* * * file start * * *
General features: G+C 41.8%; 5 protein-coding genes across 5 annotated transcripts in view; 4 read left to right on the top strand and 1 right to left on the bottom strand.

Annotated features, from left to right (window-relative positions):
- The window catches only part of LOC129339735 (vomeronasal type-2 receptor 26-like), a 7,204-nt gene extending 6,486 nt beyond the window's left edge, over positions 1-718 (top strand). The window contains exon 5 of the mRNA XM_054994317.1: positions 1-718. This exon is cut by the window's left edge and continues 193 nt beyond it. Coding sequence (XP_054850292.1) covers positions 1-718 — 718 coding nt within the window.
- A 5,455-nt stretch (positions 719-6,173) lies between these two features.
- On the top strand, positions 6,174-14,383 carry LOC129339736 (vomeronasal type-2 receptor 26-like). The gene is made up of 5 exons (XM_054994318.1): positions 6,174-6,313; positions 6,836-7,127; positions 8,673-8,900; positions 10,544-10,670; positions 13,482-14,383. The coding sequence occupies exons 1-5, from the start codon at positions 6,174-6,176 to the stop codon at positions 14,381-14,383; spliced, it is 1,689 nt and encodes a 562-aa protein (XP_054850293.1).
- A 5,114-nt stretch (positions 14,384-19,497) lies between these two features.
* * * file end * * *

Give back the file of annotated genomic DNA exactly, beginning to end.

General features: G+C 41.8%; 5 protein-coding genes across 5 annotated transcripts in view; 4 read left to right on the top strand and 1 right to left on the bottom strand.

Annotated features, from left to right (window-relative positions):
- The window catches only part of LOC129339735 (vomeronasal type-2 receptor 26-like), a 7,204-nt gene extending 6,486 nt beyond the window's left edge, over positions 1-718 (top strand). The window contains exon 5 of the mRNA XM_054994317.1: positions 1-718. This exon is cut by the window's left edge and continues 193 nt beyond it. Coding sequence (XP_054850292.1) covers positions 1-718 — 718 coding nt within the window.
- A 5,455-nt stretch (positions 719-6,173) lies between these two features.
- On the top strand, positions 6,174-14,383 carry LOC129339736 (vomeronasal type-2 receptor 26-like). The gene is made up of 5 exons (XM_054994318.1): positions 6,174-6,313; positions 6,836-7,127; positions 8,673-8,900; positions 10,544-10,670; positions 13,482-14,383. The coding sequence occupies exons 1-5, from the start codon at positions 6,174-6,176 to the stop codon at positions 14,381-14,383; spliced, it is 1,689 nt and encodes a 562-aa protein (XP_054850293.1).
- A 5,114-nt stretch (positions 14,384-19,497) lies between these two features.